Korea on Korea E-Waste Trade

Tip of the hat to Adam Minter, who's burrowed in to complete his "scrap book".

I'm not really sure what to make of this story in Mainichi Daily News, which is about the arrest of a South Korean for selling used PCs to North Korea.  But what is clear is what it is not about.

  • It's not about the South Korean exploiting North Korea's poverty.
  • It's not about racial guilt.
  • There's no discussion of "OECD" South Korea trading with North Korea.
  • There's no discussion of whether the personal computers were "fully functional", or "tested working", or ewaste.
  • No one speaks about toxics, hard drive information, or other ju-ju words which elevate the e-waste crisis.

It's not about a dictator calling the imports e-waste.  Dictators normally want to restrict the sale and distribution of cell phones, display devices, and internet.  In places like Pakistan, people call computer assets commodities, they are something people bid, something people want.  Labelling them "waste" leads to an SOPA-like uproar (Daily Times, April 2010 ‘No ban on import of used computers’).

In this case, the dictatorship is silent about the exchange of goods.

The outcry is from the nations who don't want North Koreans to be using the internet.

I don't know enough about this particular set of computers, who sold it, who bought it, or how they'd be used.  Maybe for a weapons system, maybe to edit porn.  Maybe to translate John Lennon songs...

What we do know is that when trade is restricted, the Capones come out on top.  I have absolutely no doubt that the new young dictator of North Korea has a shiny, bright, IPhone 5 and a satellite tower wifi for every luxurious bedroom.  The dictators tend not to need used computers.

The article is clearly not about reuse, repair, recycling or e-waste.  It's presumed that if North Koreans are paying for the used computers, it's because they want them.  The purpose of a ban or boycott is obvious.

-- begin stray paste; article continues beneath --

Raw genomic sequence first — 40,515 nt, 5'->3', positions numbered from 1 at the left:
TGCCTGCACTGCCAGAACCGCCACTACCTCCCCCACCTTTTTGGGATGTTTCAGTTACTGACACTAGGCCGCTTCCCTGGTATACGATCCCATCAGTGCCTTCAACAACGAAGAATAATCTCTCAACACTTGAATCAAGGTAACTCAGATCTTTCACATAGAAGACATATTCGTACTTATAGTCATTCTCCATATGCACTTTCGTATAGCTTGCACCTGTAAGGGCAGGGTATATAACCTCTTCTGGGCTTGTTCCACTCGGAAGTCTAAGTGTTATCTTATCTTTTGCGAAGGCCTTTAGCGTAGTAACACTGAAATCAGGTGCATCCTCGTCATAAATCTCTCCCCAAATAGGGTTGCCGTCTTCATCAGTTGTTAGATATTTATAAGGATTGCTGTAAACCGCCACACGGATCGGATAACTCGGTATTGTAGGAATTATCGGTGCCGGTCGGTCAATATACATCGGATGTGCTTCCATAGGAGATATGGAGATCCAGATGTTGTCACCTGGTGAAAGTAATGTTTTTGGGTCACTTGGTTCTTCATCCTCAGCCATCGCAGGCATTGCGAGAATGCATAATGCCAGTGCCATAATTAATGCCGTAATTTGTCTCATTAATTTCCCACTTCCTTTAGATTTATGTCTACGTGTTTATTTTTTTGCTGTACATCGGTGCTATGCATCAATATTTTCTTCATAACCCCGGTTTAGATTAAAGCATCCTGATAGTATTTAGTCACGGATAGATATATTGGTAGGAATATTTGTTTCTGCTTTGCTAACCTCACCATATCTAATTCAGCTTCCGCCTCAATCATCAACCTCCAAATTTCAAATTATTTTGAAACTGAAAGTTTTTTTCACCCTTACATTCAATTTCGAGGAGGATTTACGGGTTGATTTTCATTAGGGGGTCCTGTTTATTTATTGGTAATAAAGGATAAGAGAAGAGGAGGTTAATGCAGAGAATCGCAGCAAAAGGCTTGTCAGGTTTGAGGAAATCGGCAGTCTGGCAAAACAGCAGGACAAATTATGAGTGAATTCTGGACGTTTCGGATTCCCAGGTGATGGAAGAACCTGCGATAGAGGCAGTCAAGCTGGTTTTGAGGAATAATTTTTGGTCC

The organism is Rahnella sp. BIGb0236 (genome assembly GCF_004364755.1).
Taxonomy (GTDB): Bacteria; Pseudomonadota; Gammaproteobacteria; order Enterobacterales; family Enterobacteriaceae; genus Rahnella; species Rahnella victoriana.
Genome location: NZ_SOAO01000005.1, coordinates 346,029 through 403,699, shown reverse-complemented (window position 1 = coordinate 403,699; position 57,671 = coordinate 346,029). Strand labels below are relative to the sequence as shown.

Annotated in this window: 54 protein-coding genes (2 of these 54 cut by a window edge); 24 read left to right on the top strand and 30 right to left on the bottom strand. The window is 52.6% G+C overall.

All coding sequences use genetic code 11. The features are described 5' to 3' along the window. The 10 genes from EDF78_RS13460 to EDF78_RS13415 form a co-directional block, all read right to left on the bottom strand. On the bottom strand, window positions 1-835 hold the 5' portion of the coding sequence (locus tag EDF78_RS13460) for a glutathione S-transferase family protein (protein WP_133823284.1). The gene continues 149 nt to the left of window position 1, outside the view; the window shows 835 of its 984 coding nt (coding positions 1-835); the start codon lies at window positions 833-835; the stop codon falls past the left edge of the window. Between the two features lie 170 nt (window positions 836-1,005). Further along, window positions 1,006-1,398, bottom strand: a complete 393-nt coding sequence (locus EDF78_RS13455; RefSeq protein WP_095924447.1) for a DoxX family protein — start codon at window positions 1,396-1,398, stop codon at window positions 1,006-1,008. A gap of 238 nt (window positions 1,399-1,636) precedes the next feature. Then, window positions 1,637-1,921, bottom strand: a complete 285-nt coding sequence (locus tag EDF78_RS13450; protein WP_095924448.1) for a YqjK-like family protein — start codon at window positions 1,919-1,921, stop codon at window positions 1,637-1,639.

It's to keep people from getting what they want to buy.

And that, my friends, is Basel Action Network and E-Stewards design for Africa.

Only dictators "leapfrog" into IPad 6s when you cut off the supply of Pentium 4s.  For normal people, around the world, trade is exchange of money between people who have something and people who want something.  It's not perfect, but only in the absence of the trade does trade become primarily about anything else, and policy come to the fore.

Talking about it rather than doing it.. where the real money is in e-waste recycling.  The people on the line at my factory don't earn much, the people they sell the 25% we export to don't earn much.  I imagine the particulars in the Koreas are not that much different.

Somewhere in North Korea, someone isn't listening to this John Lennon song, and they aren't writing a translation, as this Iranian student has done... translating John Lennon's song into Persian....  Think about that as we start a boycott on Iran, which is where the next "ewaste" "export" "used computer" story is coming from.  Someone in my business is going to sell a batch of used computers and displays to Dubai, and someone in Dubai is gonna sell some to Iran.  Image the headlines in the e-waste journals.

Then Imagine the next generation of Iranians, imagining peace with Israel.  The nukes in Iran are probably not being built on used computers.  As the internet suffers in Iran, maybe we can see how it has worked in North Korea.

The Japanese can imagine, too...

No comments: